The closings would push hundreds of shopping malls to the brink of death.

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Nine times when it makes sense not to pay off debt

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You really shouldn’t rush out and take on debt, but there are times when it actually makes sense not to pay it off.  All debt is not alike. Some of the worst kinds, such as unsecured credit card debt, can wreck your budget, but even there, you have cases where it won’t, and it could even work to your advantage. Other kinds of debt might seem imposing with those big red “Past Due” stamps but pose less of a threat to your financial future.

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Recently bankrupt Vallejo, California is now a model for other U.S. cities

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Vallejo, CA became the largest city in America to declare bankruptcy in 2008.

The working-class port city of Vallejo, California became the largest city in America to declare bankruptcy in 2008.  Crime and prostitution surged as the police force was thinned by 40 percent. Firehouses were shuttered, and funding for libraries and senior centers was slashed. Foreclosures multiplied and home prices plummeted.

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Top 10 brands that will disappear in 2012

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Sears is one of the brands expected to disappear within the next 18 months.

A new list of brands that will disappear in 2012 has been created by 24/7 Wall St.  The list includes Sears, Sony Pictures, American Apparel, Nokia, Saab, A&W All-American Foods Restaurants, Soap Opera Digest, Sony Ericsson, MySpace, and Kellog’s Corn Pops.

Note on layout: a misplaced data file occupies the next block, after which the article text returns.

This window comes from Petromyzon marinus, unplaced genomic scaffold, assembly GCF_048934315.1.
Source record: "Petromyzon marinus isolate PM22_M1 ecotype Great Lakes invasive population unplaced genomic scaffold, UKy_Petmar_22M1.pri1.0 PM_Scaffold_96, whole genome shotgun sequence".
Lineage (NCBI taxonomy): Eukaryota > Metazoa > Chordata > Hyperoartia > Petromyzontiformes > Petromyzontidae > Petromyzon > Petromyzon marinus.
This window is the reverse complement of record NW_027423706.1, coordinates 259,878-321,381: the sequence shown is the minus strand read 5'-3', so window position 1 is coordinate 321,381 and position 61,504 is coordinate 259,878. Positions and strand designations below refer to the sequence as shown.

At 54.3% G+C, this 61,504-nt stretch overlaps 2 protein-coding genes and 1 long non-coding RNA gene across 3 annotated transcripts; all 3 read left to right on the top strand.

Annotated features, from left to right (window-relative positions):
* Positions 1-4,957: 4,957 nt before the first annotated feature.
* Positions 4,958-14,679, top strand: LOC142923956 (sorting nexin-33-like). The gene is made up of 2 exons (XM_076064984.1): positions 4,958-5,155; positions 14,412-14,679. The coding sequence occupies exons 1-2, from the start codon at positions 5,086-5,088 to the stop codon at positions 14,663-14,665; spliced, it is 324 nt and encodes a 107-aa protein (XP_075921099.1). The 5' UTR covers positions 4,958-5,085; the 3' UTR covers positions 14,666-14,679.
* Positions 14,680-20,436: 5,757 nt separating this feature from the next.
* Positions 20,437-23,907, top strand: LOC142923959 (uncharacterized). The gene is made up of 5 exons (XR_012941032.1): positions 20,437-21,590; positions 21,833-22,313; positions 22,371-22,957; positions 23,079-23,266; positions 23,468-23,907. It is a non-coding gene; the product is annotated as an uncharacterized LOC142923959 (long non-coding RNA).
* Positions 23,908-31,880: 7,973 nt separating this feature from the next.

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Baby Boomers Face Uncertainty, Fear Outliving Their Retirement Savings

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Many baby boomers fear they have not saved enough and will run out of money during their retirement.

Nearly half of baby boomers face so much uncertainty that they fear that their retirement will result in poverty, according to a new study by California-based investment advisers Financial Engines.

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Financially Distressed Cities Turning to States for Money as an Alternative to Bankruptcy

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Harrisburg, Pa. has sought refuge in the haven that states provide as alternatives to bankruptcy court.

Harrisburg, the capital of Pennsylvania, dodged financial disaster last month by getting money from the state to make a payment to its bondholders. It did so even though the state warned that the money had to be used for city workers’ pensions.

 

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Fees Add Up in the Bankruptcy Megacases Like Lehman’s

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 Fees for the Lehman bankruptcy alone could easily touch the $1 billion mark.

More than $263,000 for photocopies in four months. Over $2,100 in limousine rides by one partner in one month. And $48 just to leave a message. Explanations for these charges? Priceless.

The lawyers, accountants and restructuring experts overseeing the remains of Lehman Brothers have already racked up more than $730 million in fees and expenses, with no end in sight. Anyone wondering why total fees doled out in the Lehman bankruptcy alone could easily touch the $1 billion mark merely has to look at the bills buried among the blizzard of court documents filed in the case.